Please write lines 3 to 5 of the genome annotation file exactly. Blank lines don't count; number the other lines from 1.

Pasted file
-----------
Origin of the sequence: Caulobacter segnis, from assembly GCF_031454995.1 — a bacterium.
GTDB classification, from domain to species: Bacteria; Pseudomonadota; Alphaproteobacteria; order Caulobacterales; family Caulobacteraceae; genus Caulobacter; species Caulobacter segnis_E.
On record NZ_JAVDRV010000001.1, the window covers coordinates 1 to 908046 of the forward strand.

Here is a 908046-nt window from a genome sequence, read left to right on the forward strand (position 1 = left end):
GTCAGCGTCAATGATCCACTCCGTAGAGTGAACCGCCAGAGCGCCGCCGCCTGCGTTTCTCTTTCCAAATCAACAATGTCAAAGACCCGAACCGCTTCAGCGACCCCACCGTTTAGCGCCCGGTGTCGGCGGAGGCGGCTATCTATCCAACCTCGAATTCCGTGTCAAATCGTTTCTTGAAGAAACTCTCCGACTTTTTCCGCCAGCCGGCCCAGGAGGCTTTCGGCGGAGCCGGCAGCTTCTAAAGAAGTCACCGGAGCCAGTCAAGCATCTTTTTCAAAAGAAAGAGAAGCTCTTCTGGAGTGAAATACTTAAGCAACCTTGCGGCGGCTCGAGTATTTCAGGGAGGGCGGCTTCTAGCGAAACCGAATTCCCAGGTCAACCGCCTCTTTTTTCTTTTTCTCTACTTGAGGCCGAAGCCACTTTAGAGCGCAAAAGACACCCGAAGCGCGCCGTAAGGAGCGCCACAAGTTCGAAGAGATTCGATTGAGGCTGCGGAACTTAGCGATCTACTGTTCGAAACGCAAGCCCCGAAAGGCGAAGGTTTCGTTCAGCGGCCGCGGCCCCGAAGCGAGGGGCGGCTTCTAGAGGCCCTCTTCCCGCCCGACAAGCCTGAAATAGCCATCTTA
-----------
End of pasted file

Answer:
On record NZ_JAVDRV010000001.1, the window covers coordinates 1 to 908046 of the forward strand.

Here is a 908046-nt window from a genome sequence, read left to right on the forward strand (position 1 = left end):
GTCAGCGTCAATGATCCACTCCGTAGAGTGAACCGCCAGAGCGCCGCCGCCTGCGTTTCTCTTTCCAAATCAACAATGTCAAAGACCCGAACCGCTTCAGCGACCCCACCGTTTAGCGCCCGGTGTCGGCGGAGGCGGCTATCTATCCAACCTCGAATTCCGTGTCAAATCGTTTCTTGAAGAAACTCTCCGACTTTTTCCGCCAGCCGGCCCAGGAGGCTTTCGGCGGAGCCGGCAGCTTCTAAAGAAGTCACCGGAGCCAGTCAAGCATCTTTTTCAAAAGAAAGAGAAGCTCTTCTGGAGTGAAATACTTAAGCAACCTTGCGGCGGCTCGAGTATTTCAGGGAGGGCGGCTTCTAGCGAAACCGAATTCCCAGGTCAACCGCCTCTTTTTTCTTTTTCTCTACTTGAGGCCGAAGCCACTTTAGAGCGCAAAAGACACCCGAAGCGCGCCGTAAGGAGCGCCACAAGTTCGAAGAGATTCGATTGAGGCTGCGGAACTTAGCGATCTACTGTTCGAAACGCAAGCCCCGAAAGGCGAAGGTTTCGTTCAGCGGCCGCGGCCCCGAAGCGAGGGGCGGCTTCTAGAGGCCCTCTTCCCGCCCGACAAGCCTGAAATAGCCATCTTA